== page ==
I’ve been interested in the historical and psychological mention of Kuṇḍalinī’s location in the Mūlādhāra (the belly/the root chakra where Kuṇḍalinī begins)—and its relationship to the womb. In particular, the creative energy it possesses and its transformative capability. One experiences a rebirth after undergoing a Kuṇḍalinī awakening. I’m interested in its dormancy and potential to strike up through the central channel. Like some possession energies I have researched in the past, such as the Zār (‘Red Wind’), often originating in the Middle East and North Africa, the Zār finds space in female bodies, more so than men. Like Kuṇḍalinī, it does not go away. It requires a series of ceremonial practices to calm the energy down to remain in a dormant state. Of course, possession and spiritual awakening can be two separate experiences with different consequences.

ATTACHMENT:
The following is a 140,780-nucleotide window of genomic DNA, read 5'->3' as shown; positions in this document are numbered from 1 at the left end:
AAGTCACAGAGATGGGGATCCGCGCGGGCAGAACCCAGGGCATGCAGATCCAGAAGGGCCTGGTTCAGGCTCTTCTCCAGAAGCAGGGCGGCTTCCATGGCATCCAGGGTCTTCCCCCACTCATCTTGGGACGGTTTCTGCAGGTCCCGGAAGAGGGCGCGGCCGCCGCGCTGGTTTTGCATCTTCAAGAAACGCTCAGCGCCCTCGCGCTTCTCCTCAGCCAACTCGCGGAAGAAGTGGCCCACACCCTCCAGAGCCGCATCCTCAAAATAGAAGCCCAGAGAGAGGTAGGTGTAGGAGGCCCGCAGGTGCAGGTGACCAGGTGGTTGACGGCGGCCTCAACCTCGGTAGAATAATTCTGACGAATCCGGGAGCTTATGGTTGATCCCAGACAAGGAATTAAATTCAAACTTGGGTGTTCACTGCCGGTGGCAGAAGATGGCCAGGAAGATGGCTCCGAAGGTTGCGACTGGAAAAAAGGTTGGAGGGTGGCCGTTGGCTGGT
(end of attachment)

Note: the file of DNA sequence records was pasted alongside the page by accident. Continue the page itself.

In some cases, they overlap. For example, the deity Śakti permeates the yogin’s body to meet Śiva once a Kuṇḍalinī tantric meditation begins. But most importantly, I wonder what these energies teach the host? And how this energy works as a technology for disruption? Its potential for transformation, rebirth and death of the old. The belly vessel as a placeholder for knowledge and procreation—the space for which it inhabits and holds the energy. I’m interested in the lack of female authors writing about their experiences of Kuṇḍalinī within the Kuṇḍalinī tradition. With so much South Asian iconography for the ‘divine mother’, I wonder why there is such a gap for non-western testimonies, or maybe I’m not looking hard enough...
The duality and entwinement of male and female principles—and its fluidity of these sexes (see statue of Ardhanarishvara for the androgynous portrayal of Śiva and Śakti).
Egyptian Zār ritual
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